1969 Chevrolet Chevelle COPO   Chassis no. 136379B356260
Lot 278
Documented Double COPO, 9562 427 and 9737 Yenko Sports Car, cowl induction,1969 Chevrolet Chevelle Yenko Sports Car Chassis no. 136379B356260
US$ 250,000 - 275,000
£160,000 - 180,000

Lot Details
1969 Chevrolet Chevelle COPO   Chassis no. 136379B356260 1969 Chevrolet Chevelle COPO   Chassis no. 136379B356260 1969 Chevrolet Chevelle COPO   Chassis no. 136379B356260 1969 Chevrolet Chevelle COPO   Chassis no. 136379B356260 1969 Chevrolet Chevelle COPO   Chassis no. 136379B356260 1969 Chevrolet Chevelle COPO   Chassis no. 136379B356260 1969 Chevrolet Chevelle COPO   Chassis no. 136379B356260 1969 Chevrolet Chevelle COPO   Chassis no. 136379B356260 1969 Chevrolet Chevelle COPO   Chassis no. 136379B356260 1969 Chevrolet Chevelle COPO   Chassis no. 136379B356260 1969 Chevrolet Chevelle COPO   Chassis no. 136379B356260 1969 Chevrolet Chevelle COPO   Chassis no. 136379B356260 1969 Chevrolet Chevelle COPO   Chassis no. 136379B356260 1969 Chevrolet Chevelle COPO   Chassis no. 136379B356260 1969 Chevrolet Chevelle COPO   Chassis no. 136379B356260 1969 Chevrolet Chevelle COPO   Chassis no. 136379B356260 1969 Chevrolet Chevelle COPO   Chassis no. 136379B356260 1969 Chevrolet Chevelle COPO   Chassis no. 136379B356260
Documented Double COPO, 9562 427 and 9737 Yenko Sports Car, cowl induction
1969 Chevrolet Chevelle Yenko Sports Car
Chassis no. 136379B356260
Chevrolet redesigned its mid-sized Chevelle for 1968 with one of the cleanest, sharpest body styles ever to come out of GM Styling – or anywhere else for that matter – but the factory regular production options continued to offer only variants on the 396 cubic inch big block.

Fortunately Chevrolet management had found a way around the corporate restriction on using the 7-liter 427 cubic inch big block in the Chevelle.

It was called a “Central Office Production Order”, or COPO as it is now universally known. Set up by GM as a means of satisfying fleet orders for special specification cars, most COPOs were for fleets of police cars and dull, boring cars for taxicabs, meter readers and delivery services. A few enterprising dealers, in collusion with enthusiastic insiders at Chevrolet, realized they could use the COPO system to build fleets of 427-powered Chevelles and Camaros.

The most prolific of these dealers was Don Yenko. Yenko Chevrolet in Canonsburg, Pennsylvania had been selling Chevys since the marque was new. Don knew the ins and outs of Chevrolet management and had a long and successful history racing Chevrolets on both drag strips and road circuits. He knew there was a market for a 427 Chevelle, just as he had demonstrated there was a market for 427 Camaros. In 1969 he placed an order for 100 Chevelles powered by the 427 cubic inch big block using the COPO number 9562. Not all would be sold through Yenko Chevrolet, as Yenko found like-minded Chevy stores to take a few of them after they’d been modified in Canonsburg. But they were known as Yenko Chevelles, identification that both took advantage of the already established Yenko reputation and satisfied Chevrolet and GM Corporate management’s requirement that they would be clearly differentiated from the Regular Production Option (RPO) Chevelles sold by most Chevy dealers.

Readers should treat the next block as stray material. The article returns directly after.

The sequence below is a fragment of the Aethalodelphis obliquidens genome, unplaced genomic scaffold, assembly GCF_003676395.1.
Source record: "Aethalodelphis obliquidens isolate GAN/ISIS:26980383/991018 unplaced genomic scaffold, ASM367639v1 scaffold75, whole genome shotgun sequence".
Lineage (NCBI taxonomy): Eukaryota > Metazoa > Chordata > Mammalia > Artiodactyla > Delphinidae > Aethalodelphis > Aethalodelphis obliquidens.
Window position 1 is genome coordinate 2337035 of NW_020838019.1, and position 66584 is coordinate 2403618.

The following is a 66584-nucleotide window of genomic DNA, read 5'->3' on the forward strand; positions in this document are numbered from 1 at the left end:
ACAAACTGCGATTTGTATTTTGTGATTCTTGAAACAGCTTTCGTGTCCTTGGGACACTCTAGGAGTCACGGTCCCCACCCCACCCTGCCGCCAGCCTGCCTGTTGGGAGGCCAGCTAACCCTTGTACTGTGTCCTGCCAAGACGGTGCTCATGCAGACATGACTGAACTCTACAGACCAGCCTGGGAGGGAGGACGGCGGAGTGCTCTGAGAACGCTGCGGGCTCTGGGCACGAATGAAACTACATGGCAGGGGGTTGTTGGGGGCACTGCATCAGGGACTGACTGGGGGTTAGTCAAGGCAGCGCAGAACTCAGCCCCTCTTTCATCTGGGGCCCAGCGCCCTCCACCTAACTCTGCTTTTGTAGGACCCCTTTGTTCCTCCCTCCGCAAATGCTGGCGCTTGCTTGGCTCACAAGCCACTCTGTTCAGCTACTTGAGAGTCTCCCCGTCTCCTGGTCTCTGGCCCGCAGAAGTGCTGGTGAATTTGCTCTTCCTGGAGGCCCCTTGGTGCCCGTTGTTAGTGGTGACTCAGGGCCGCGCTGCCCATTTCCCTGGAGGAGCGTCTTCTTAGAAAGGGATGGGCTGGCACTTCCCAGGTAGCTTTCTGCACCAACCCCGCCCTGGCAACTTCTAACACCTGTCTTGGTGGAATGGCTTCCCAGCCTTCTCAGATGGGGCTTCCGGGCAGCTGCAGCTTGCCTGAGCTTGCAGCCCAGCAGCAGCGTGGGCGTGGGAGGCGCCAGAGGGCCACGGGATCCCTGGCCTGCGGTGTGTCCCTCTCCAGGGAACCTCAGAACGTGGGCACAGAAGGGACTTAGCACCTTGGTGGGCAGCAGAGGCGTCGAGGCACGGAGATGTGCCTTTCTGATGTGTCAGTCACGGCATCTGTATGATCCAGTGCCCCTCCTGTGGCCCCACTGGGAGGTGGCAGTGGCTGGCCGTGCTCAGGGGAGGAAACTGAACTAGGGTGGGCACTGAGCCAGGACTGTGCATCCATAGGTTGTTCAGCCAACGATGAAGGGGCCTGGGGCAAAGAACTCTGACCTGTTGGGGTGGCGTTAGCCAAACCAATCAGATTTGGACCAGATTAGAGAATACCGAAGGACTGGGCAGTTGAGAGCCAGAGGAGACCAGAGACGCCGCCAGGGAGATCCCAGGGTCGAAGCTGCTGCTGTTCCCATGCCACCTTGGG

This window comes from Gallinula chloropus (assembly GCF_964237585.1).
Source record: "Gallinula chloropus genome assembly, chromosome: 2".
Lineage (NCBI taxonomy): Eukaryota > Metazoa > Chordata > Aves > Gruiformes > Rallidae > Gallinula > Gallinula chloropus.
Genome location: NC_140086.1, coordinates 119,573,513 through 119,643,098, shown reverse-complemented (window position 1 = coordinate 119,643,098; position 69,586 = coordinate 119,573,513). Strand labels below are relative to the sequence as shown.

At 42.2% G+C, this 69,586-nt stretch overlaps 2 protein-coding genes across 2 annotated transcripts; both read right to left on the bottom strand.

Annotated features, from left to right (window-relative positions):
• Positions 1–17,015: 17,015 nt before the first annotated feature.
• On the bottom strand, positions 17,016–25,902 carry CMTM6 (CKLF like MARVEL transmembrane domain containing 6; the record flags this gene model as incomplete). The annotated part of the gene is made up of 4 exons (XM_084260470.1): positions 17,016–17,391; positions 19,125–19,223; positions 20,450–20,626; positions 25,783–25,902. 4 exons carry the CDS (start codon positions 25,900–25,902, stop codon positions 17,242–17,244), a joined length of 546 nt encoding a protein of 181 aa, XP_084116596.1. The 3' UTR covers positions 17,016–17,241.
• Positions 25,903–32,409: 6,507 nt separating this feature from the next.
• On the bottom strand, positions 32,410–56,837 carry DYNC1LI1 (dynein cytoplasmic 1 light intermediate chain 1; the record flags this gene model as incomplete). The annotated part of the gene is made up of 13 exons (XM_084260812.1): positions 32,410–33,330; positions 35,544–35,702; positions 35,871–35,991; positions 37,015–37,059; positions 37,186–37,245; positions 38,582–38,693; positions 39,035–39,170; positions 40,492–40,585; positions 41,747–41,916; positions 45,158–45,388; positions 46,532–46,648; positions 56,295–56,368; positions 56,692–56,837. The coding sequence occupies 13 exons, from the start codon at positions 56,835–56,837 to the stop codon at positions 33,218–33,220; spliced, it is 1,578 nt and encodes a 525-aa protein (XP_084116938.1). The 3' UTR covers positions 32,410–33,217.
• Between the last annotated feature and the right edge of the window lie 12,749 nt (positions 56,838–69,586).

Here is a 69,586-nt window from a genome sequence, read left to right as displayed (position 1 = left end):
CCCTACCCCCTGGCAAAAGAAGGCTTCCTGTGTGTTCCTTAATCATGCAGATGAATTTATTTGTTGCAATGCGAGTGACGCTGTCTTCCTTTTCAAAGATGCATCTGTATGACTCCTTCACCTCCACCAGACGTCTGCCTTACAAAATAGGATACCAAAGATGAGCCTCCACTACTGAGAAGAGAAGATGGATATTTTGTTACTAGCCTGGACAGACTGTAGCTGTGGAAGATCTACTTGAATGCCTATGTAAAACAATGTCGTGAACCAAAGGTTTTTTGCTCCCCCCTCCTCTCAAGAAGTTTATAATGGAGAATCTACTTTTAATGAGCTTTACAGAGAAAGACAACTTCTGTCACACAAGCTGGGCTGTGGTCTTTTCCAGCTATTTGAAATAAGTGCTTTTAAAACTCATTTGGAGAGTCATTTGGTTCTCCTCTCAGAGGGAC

COPO 9562 included the 425 horsepower 427 cubic inch big block engine, 4.1:1 Positraction 12-bolt rear axle, heavy duty suspension and radiator, power front disc brakes and 7x15 Rally wheels. Yenko offered the choice of either a special Turbo 400 automatic or a close ratio M21 4-speed Muncie transmission. Configured as SS models, they were delivered without “SS” identification so Yenko Chevrolet could apply its unique graphics package of Yenko medallions and black side and hood trim. Mechanically the only change Yenko made was a switch to an open element air cleaner which marginally boosted the 427’s power – already underrated by the factory and factored by NHRA in its classification scheme at 450 horsepower.

Surviving records indicate that only 99 of the 100 COPO 9562 Chevelles ordered by Yenko Chevrolet were actually built and today only something like half of them survive. Their reputation is founded first upon performance and only later by their rarity. There are no compromises in a Yenko Chevelle: they were built to go very fast in drag competition and they fulfilled their purpose.

Reggie Jackson acquired this ’69 Yenko Chevelle in the 1980’s. “I gathered paperwork and drove it a while even though it was a show queen.

“At one time I had one or another of all the Yenkos. They drive nicely.

“The appeal of these cars is that they were done by the factory. The suspension was there, the heavy duty M20 transmission or beefed up Turbo 400, big springs, big sway bars, trailing arms and more tire. The factory did it and whenever the General got involved they spent lots of money on R&D to get it right, millions on development so they could sell it to us for $6,000.”

It is still in show quality condition and equipped with the 450hp 427 big block, Turbo 400 automatic, bucket seats, console, rally wheels with Goodyear Polyglas F70-15 tires, rear mounted antenna, AM radio, power steering, power brakes and its original smog equipment.

Its most unusual feature (as if being one of 99 built isn’t enough) is the cowl induction air intake. This isn’t the usual flapper valve in the back of a raised hood but NASCAR style fixed ducting from the carburetor back to pick up high pressure, cool air out of the body’s standard cowl vent openings. It’s very trick and very rare.

This is an original engine and transmission Yenko, thoroughly documented including a certificate from Ed Cunneen’s COPO Connection. It is finished in Ermine White with Yenko’s distinctive matte black hood, exterior identification and seatback emblems.

Reggie calls it “A high school kid’s dream.”
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